‘Something positive is happening’: Buildings torn down at Arlington Heights gateway to make room for apartments and retail

A long-shuttered Applebee’s restaurant, drive-through bank, Cash for Gold business and five-story office building at the southern gateway of Arlington Heights are no more.

Demolition crews this week completed the most visible teardown — the 48-year-old office structure — on the southeast corner of Arlington Heights and Algonquin roads. Now the remaining bricks and mortar will be hauled away to make way for an eight-story, 301-unit apartment building with streetside retail — the first phase of what’s envisioned as a full-scale redevelopment of the corner.

It’s a revitalization nearly two decades in the making. Chicago-based real estate firm Bradford Allen acquired the offices and drive-through bank in 2006, before purchasing the two smaller neighboring properties.

  A five-story office building and three smaller structures, pictured in 2019 on the southeast corner of Arlington Heights and Algonquin roads in Arlington Heights, have met the wrecking ball. Brian Hill/, May 2019

Combined, those sites encompass the 3.85 acres on which Bradford Allen and architect/developer Moceri + Rozsak will soon break ground on their joint venture mixed-use project.

While construction fencing already encircles the site, village officials this week gave the developers permission to affix nearly two dozen temporary signs to blue netting on the fences that will advertise the forthcoming development.

  Signage advertising a forthcoming eight-story, 301-unit apartment building will be affixed to construction fencing at Arlington Heights and Algonquin roads in Arlington Heights. Joe Lewnard/

“We felt some signage above our minimum requirement was appropriate,” said Charles Witherington-Perkins, the village’s director of planning and community development. “It’s important to send a signal that something positive is happening along this corridor.”

Construction activity comes six years after creation of the village’s South Arlington Heights Road Corridor Plan, which outlines a vision for upgrades from the Jane Addams Tollway north to Golf Road. Among the suggestions: loosened zoning rules to facilitate mixed-use developments, making the area more pedestrian-friendly, and improving aesthetics.

Progress has been slow, but demolition activity at three key sites — the gateway corner, the former Arlington Executive Court and International Plaza — are signs that redevelopment is starting to take foot.

“The South Arlington Heights Road corridor is a bit in transition right now,” Perkins said. “Some like this (apartment building) are ready for construction; others aren’t yet.”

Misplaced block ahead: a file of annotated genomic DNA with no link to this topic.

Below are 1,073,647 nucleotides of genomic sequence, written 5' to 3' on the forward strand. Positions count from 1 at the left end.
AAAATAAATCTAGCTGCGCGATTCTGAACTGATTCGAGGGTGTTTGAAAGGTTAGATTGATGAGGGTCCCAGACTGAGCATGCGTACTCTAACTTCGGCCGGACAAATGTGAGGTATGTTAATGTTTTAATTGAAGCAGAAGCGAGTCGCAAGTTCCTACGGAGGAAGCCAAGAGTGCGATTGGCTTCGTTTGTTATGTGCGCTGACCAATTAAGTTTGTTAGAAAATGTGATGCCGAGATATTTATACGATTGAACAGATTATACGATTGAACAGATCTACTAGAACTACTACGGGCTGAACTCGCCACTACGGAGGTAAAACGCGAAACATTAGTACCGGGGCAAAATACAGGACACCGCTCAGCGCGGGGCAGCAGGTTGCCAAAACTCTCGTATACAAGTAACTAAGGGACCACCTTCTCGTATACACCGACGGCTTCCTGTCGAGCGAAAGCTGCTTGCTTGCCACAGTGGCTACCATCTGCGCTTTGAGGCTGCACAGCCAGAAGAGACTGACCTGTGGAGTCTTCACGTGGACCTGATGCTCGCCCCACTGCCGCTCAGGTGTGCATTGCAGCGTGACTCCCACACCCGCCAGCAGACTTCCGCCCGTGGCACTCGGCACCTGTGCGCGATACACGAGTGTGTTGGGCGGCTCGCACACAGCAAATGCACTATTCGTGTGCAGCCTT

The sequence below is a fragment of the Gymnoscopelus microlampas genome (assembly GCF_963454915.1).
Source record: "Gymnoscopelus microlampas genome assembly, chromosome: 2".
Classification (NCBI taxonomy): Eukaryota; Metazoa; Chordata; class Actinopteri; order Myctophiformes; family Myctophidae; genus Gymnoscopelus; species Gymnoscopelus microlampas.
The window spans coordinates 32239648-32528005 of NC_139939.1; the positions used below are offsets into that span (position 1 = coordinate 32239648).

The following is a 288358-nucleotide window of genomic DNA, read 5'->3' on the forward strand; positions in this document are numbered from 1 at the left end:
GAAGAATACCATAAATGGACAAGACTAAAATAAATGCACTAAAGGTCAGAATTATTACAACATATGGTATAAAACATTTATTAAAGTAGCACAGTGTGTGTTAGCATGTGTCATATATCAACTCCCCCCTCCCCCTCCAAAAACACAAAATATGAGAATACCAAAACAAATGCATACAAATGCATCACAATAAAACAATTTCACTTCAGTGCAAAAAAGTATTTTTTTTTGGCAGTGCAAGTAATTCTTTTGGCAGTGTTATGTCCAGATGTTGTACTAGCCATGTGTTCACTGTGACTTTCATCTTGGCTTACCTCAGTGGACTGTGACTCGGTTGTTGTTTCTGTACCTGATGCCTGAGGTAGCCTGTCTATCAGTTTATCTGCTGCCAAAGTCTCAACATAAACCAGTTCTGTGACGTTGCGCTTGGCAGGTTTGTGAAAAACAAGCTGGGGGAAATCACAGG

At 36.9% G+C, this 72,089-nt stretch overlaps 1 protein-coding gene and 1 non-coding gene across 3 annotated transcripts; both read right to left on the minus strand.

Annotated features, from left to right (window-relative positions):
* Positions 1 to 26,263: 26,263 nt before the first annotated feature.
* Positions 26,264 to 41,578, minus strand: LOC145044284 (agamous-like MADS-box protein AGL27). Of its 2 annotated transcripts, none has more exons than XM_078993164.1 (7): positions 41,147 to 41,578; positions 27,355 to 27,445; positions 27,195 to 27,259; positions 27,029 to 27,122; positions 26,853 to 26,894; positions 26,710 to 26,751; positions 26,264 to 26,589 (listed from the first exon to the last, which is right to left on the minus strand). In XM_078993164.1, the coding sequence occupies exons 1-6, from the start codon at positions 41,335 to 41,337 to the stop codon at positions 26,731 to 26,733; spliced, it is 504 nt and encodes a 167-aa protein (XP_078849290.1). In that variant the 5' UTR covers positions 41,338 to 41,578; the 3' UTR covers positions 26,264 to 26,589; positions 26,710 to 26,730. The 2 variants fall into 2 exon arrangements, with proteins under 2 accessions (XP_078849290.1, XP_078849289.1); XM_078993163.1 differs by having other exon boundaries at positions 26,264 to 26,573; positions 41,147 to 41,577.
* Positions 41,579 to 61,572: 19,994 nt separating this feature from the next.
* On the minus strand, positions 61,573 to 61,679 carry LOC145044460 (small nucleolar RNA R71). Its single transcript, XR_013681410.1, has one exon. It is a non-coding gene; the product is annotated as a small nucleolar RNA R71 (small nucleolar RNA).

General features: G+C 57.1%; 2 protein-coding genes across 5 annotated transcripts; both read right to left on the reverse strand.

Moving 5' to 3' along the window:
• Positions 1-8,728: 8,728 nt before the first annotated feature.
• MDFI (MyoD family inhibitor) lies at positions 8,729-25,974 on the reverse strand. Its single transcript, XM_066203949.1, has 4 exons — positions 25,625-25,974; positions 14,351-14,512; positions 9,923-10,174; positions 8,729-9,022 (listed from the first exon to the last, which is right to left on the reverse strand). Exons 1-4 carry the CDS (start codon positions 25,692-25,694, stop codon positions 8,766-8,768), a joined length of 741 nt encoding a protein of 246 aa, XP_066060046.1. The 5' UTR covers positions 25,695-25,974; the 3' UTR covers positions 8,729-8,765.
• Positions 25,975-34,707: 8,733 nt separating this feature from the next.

A sketch shows the eight-story, 301-unit apartment building set to be built at the south gateway of Arlington Heights. Courtesy of Village of Arlington Heights

Village trustees in December granted zoning approvals for the new building, which will have 49 studios, 159 one-bedroom units, 83 two-bedrooms and 10 three-bedrooms. Nearly 25,000 square feet of ground-floor commercial space is being eyed for a possible pizzeria, coffee shop and florist, among other service-oriented retail uses.

The developers are trying to get the neighboring Guitar Center store to relocate to the new building — thereby freeing up the music shop’s building for a future phase of residential development. Preliminary site plans call for a 10-story, 300-unit apartment building with retail — potentially a grocery store — on the Guitar Center site.

  Developers of a mixed-use project at the corner of Arlington Heights and Algonquin roads in Arlington Heights want to acquire the neighboring Guitar Center property for a future phase of redevelopment. Joe Lewnard/

Another phase envisions an eight-story, 200-room hotel and 12-story, 300-unit apartment building where an office complex is on Tonne Drive.

Bradford Allen is now trying to lease the five-story, 153,000-square-foot former Daily Herald building it purchased and renovated for adaptive reuse as the ArlingtonMed medical office complex.

Construction on the first phase apartment building is expected to take 19 months. In total, the developers say it could take up to eight years to redevelop all 16 acres of the corner into a master-planned community.

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